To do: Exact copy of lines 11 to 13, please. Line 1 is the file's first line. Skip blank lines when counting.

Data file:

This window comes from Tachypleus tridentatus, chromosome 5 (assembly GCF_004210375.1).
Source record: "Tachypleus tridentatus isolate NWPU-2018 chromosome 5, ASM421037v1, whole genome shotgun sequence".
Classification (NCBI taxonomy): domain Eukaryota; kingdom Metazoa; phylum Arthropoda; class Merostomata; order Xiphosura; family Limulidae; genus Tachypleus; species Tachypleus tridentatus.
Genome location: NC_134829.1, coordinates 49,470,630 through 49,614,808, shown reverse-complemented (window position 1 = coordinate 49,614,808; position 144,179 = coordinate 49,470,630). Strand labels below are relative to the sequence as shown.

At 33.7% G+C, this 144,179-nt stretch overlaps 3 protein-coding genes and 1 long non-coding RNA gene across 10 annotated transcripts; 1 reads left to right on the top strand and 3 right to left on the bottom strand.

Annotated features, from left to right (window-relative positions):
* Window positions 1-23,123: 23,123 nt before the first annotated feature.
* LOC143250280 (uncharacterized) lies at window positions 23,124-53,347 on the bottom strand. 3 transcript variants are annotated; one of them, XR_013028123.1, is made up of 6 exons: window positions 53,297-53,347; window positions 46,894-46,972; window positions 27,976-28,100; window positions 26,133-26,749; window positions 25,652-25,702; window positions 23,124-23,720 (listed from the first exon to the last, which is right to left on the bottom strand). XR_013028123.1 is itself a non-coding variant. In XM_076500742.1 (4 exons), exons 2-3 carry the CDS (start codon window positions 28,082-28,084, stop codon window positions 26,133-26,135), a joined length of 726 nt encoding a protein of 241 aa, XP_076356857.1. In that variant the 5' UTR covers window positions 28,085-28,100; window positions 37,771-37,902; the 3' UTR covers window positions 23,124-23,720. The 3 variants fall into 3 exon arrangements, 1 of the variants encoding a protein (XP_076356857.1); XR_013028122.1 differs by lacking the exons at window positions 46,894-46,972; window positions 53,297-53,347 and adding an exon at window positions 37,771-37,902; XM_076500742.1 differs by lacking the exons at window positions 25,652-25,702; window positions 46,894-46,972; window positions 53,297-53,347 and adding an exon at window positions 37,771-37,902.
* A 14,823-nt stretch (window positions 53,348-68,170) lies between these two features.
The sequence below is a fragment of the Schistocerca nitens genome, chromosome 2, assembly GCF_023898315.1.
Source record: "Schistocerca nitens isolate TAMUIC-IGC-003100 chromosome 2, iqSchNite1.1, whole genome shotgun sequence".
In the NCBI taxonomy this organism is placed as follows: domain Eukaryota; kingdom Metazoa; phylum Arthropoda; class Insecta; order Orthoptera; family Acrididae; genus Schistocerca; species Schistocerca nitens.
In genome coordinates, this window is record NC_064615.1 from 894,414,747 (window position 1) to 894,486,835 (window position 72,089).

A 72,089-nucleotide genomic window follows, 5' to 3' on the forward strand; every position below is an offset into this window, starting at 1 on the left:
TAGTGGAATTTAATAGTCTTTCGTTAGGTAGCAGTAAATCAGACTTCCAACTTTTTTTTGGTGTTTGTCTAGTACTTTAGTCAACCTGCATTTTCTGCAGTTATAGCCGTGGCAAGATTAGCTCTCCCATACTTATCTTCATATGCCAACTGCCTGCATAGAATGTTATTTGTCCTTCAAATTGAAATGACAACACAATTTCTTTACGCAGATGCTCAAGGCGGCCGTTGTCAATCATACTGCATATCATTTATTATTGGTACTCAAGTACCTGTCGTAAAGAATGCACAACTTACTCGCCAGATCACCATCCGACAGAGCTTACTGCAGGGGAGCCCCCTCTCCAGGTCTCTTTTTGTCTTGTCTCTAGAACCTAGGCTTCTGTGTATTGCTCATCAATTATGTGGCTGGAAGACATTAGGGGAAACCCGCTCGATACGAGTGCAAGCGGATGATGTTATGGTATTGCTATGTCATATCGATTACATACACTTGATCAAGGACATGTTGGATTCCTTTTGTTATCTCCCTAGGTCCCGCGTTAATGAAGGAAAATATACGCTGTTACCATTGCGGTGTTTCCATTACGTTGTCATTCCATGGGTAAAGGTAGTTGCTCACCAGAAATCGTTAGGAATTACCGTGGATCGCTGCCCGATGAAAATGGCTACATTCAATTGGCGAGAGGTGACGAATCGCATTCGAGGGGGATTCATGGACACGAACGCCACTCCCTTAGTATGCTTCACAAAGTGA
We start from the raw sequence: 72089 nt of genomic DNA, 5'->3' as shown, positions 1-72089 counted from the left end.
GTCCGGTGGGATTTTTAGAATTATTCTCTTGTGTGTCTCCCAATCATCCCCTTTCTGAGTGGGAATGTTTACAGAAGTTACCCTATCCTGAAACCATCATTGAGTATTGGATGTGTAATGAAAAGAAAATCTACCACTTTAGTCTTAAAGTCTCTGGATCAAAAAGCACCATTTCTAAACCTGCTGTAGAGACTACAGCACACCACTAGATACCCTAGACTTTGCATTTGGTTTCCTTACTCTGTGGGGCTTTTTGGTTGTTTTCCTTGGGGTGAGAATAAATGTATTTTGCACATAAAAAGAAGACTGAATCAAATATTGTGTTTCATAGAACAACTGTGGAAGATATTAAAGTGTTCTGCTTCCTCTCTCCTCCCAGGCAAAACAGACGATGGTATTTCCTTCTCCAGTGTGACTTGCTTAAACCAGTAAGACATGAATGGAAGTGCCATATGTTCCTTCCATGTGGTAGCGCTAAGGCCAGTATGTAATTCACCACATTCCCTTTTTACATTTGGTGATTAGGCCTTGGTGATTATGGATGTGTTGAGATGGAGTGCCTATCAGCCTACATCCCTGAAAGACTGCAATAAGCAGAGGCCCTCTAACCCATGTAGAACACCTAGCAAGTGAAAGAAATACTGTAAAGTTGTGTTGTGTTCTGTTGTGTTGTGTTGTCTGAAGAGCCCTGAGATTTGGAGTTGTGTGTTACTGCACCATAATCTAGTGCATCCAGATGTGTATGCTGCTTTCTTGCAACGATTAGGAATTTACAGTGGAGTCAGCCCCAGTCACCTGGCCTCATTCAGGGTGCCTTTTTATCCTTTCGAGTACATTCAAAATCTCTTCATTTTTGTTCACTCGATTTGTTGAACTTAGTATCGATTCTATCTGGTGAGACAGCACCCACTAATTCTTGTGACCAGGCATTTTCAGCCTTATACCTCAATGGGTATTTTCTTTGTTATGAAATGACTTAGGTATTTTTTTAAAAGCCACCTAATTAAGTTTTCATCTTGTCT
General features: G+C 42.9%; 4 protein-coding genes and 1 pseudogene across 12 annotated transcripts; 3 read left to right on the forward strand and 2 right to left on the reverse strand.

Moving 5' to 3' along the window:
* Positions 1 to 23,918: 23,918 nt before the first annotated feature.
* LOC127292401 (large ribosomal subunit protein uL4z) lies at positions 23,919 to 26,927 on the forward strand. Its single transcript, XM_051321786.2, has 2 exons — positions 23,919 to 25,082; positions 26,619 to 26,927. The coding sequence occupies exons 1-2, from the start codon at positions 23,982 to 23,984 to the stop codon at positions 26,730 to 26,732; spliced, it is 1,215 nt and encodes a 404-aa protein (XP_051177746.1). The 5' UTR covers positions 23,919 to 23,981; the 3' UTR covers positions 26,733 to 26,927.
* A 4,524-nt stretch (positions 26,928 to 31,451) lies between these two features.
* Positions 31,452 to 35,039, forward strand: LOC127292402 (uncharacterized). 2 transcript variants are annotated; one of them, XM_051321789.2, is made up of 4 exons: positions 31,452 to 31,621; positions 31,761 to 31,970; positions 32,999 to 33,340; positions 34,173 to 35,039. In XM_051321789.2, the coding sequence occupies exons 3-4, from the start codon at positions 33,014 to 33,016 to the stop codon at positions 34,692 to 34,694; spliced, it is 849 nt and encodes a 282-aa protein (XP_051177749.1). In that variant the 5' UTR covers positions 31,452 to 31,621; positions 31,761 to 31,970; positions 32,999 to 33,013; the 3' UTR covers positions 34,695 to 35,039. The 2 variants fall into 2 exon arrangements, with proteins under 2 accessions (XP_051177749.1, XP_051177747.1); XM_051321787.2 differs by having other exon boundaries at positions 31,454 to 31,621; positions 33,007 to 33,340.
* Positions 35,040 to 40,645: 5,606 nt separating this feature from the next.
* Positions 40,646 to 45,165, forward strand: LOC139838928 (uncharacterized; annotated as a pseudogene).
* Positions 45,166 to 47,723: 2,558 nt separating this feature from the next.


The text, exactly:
Source record: "Schistocerca nitens isolate TAMUIC-IGC-003100 chromosome 2, iqSchNite1.1, whole genome shotgun sequence".
In the NCBI taxonomy this organism is placed as follows: domain Eukaryota; kingdom Metazoa; phylum Arthropoda; class Insecta; order Orthoptera; family Acrididae; genus Schistocerca; species Schistocerca nitens.
In genome coordinates, this window is record NC_064615.1 from 894,414,747 (window position 1) to 894,486,835 (window position 72,089).